Public Protector says more than half of the Limpopo population lives in poverty
Public Protector Adv. Thuli Madonsela has told the Limpopo Legislature that according to the South Africa’s Development Indicator Report released by Minister in the Presidency Hon. Collins Chabane recently, 74.2 percent of the population in the province lives below the poverty line of R577 per month and 48.5 percent are destitute.
She said this during a meeting with the Legislature today in Polokwane following her two day visit to the province late last month. The meeting sought to offer helpful suggestions to the authorities after identifying impediments to the transformation of the state.
The Public Protector told the Legislature that every year she engages with stakeholders to help them understand the constitutional mandate of her office. She also helps to facilitate dialogue between decision makers and the recipients of service. Since 2012 the approach has been to combine the stakeholder dialogue with Public Hearings on identified systemic investigations.
“My office acts as a catalyst for change to help government check its blind spots. This year we were inspired by the Millennium Development Goals focusing on the goals relating to the eradication of poverty and extreme hunger, reduction of child mortality and improvement of maternal health. We focused on identifying administrative deficiencies and potential indicators of maladministration that create or exacerbate poverty situations,” she said.
The Public Protector observed that the province appears not to have an integrated anti-poverty strategy. She suggested that they should have a profile of who is poor, why they are poor and who is at risk of being poor. She told the Legislature about the Executive Mayor of Polokwane Cllr Freddy Greaver’s plea for help to resettle residents of Steneng squatter camp where two children recently died when their shack was gutted by fire.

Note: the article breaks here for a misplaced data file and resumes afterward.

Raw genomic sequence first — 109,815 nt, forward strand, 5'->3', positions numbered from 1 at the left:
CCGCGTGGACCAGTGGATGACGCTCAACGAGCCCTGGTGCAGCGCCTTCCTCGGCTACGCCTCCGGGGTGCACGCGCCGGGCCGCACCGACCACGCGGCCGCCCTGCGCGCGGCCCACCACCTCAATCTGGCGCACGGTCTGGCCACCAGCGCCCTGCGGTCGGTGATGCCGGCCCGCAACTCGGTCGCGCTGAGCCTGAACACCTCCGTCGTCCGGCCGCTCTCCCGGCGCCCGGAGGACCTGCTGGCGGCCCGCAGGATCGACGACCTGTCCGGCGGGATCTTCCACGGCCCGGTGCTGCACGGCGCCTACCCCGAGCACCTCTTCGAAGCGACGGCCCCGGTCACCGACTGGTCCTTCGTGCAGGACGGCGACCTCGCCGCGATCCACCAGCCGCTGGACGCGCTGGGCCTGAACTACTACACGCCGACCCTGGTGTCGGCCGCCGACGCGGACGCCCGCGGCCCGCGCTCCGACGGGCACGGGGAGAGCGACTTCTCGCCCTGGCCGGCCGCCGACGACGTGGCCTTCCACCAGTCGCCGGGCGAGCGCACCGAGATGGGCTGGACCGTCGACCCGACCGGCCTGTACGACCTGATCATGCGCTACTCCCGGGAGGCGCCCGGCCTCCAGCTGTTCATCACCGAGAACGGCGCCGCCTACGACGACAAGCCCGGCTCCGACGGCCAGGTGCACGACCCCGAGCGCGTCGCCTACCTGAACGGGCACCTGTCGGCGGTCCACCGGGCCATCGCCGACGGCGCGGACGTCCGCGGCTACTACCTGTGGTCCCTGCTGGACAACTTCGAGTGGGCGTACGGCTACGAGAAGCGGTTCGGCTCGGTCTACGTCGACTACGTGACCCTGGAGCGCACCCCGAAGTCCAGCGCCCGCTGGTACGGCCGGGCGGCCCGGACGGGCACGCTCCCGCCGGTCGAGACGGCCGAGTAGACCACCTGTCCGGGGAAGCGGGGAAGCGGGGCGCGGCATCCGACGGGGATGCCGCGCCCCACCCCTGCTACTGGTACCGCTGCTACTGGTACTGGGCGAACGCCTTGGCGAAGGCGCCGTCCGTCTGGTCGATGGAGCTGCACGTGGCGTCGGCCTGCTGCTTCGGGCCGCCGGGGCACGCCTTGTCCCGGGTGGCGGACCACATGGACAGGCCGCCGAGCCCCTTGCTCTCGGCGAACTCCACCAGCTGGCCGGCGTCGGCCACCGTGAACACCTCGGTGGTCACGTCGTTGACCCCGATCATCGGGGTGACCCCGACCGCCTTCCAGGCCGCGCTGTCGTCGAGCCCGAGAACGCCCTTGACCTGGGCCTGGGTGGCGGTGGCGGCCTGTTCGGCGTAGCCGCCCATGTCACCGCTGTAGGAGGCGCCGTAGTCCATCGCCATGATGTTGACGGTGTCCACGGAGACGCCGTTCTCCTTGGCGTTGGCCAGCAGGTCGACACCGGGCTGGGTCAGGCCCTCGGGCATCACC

Health services issues highlighted to the authorities included red tape in the procurement of critical medical equipment, tender irregularities, staff and drug shortage in public health care facilities, poor office administration in hospitals, the quality of food in hospitals, long waiting periods, job security and remuneration of home based care workers, political favouritism in employment opportunities, poor conditions of service for health care professionals particularly doctors, water shortage and poor infrastructure in rural areas and maternal mortality among others.
Issues impacting on poverty and potential maladministration included land reform claims, traditional authorities, contract management, job security and alleged SASSA service failure.
“I was encouraged by the open mindedness approach and was also persuaded by the observation and suggestions members raised at the meeting. I hope that the Legislature will sit with the Executive to establish where they concede that things are broken,” said Adv Madonsela.
Members of the Legislature confirmed many of the issues presented by the Public Protector and also made their own observations. The meeting also provided an opportunity to discuss the way forward to help the state accelerate the pace of delivery and strengthen governments’ ability to achieve the MDGs. The Public Protector suggested that the members of the Legislature should schedule a debate on the two reports issued by the Presidency to find out if there is a correlation between the two reports. It was agreed that as a way forward the Legislature will act on the suggestions they raised during the meeting.
Issued by: Kgalalelo Masibi
Spokesperson for the Public Protector
Tel: (012) 566 7006
Cell: 079 507 0399
Toll Free: 0800 11 20 40
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